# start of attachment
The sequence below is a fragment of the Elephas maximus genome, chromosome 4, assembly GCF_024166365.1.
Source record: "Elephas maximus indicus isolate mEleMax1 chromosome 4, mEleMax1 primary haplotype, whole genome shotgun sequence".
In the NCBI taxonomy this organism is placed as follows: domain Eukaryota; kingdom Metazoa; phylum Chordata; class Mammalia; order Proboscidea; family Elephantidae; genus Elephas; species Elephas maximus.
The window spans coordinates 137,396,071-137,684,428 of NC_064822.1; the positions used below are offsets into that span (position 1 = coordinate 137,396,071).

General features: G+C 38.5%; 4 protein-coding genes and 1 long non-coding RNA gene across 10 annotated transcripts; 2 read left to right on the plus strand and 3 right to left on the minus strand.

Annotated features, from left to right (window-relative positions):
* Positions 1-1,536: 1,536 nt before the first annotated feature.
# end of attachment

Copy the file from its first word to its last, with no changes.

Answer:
The sequence below is a fragment of the Elephas maximus genome, chromosome 4, assembly GCF_024166365.1.
Source record: "Elephas maximus indicus isolate mEleMax1 chromosome 4, mEleMax1 primary haplotype, whole genome shotgun sequence".
In the NCBI taxonomy this organism is placed as follows: domain Eukaryota; kingdom Metazoa; phylum Chordata; class Mammalia; order Proboscidea; family Elephantidae; genus Elephas; species Elephas maximus.
The window spans coordinates 137,396,071-137,684,428 of NC_064822.1; the positions used below are offsets into that span (position 1 = coordinate 137,396,071).

General features: G+C 38.5%; 4 protein-coding genes and 1 long non-coding RNA gene across 10 annotated transcripts; 2 read left to right on the plus strand and 3 right to left on the minus strand.

Annotated features, from left to right (window-relative positions):
* Positions 1-1,536: 1,536 nt before the first annotated feature.